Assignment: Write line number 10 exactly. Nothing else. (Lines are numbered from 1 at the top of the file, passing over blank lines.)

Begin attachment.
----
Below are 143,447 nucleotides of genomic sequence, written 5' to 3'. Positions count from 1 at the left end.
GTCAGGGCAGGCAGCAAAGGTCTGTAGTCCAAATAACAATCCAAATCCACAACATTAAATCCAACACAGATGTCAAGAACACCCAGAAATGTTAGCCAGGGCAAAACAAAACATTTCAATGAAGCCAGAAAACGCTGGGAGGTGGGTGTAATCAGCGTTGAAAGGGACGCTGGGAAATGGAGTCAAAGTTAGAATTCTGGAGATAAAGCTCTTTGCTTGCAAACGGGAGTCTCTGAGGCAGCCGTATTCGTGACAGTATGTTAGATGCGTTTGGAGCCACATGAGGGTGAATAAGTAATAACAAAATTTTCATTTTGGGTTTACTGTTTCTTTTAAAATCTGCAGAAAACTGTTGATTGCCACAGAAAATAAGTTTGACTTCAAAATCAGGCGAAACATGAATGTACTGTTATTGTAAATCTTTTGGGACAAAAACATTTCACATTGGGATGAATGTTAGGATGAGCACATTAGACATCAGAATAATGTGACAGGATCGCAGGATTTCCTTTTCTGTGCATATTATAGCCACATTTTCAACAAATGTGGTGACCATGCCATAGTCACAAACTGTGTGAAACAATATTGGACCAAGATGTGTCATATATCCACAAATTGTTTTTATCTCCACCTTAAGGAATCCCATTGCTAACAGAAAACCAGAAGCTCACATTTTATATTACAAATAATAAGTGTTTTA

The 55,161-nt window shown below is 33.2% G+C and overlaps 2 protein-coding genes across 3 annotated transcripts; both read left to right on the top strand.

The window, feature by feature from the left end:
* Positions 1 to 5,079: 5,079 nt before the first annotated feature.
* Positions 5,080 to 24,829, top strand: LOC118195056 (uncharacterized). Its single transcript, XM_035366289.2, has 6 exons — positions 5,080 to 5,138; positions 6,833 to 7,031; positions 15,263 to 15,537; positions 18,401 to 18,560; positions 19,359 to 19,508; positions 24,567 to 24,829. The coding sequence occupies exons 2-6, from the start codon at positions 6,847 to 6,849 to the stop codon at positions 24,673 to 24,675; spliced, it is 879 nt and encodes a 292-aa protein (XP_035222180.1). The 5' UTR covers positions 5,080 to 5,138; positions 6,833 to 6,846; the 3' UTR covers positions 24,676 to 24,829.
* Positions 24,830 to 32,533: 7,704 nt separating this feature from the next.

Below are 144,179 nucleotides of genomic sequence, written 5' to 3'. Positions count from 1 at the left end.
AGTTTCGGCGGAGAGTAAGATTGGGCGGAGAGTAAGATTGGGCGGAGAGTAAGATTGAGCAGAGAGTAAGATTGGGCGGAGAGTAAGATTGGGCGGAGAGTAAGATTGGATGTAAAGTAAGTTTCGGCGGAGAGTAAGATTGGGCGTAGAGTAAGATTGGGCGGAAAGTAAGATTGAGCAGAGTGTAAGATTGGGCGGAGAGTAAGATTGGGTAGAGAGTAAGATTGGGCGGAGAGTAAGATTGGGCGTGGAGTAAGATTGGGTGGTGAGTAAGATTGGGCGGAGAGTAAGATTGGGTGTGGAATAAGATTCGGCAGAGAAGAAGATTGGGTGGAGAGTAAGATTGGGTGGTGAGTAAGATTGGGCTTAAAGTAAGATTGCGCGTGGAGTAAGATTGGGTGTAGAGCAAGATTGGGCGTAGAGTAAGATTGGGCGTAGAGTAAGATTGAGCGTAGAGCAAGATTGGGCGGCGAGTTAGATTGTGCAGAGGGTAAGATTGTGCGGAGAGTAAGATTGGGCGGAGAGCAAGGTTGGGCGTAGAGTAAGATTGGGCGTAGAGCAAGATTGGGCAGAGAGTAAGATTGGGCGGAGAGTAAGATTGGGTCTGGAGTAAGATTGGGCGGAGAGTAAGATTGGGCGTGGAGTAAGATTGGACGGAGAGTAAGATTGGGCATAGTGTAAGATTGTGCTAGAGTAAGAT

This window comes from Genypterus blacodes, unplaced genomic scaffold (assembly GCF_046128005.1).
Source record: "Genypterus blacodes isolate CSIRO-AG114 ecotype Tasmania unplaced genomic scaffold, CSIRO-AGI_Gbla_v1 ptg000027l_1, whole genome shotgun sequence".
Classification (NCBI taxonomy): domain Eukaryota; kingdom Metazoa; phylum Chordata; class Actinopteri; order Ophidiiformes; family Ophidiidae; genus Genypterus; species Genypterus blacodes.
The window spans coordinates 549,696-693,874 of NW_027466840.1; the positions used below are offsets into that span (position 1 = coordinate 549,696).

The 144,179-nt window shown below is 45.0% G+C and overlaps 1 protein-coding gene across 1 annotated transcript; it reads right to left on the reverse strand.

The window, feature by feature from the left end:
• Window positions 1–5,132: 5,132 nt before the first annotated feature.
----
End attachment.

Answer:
This window comes from Genypterus blacodes, unplaced genomic scaffold (assembly GCF_046128005.1).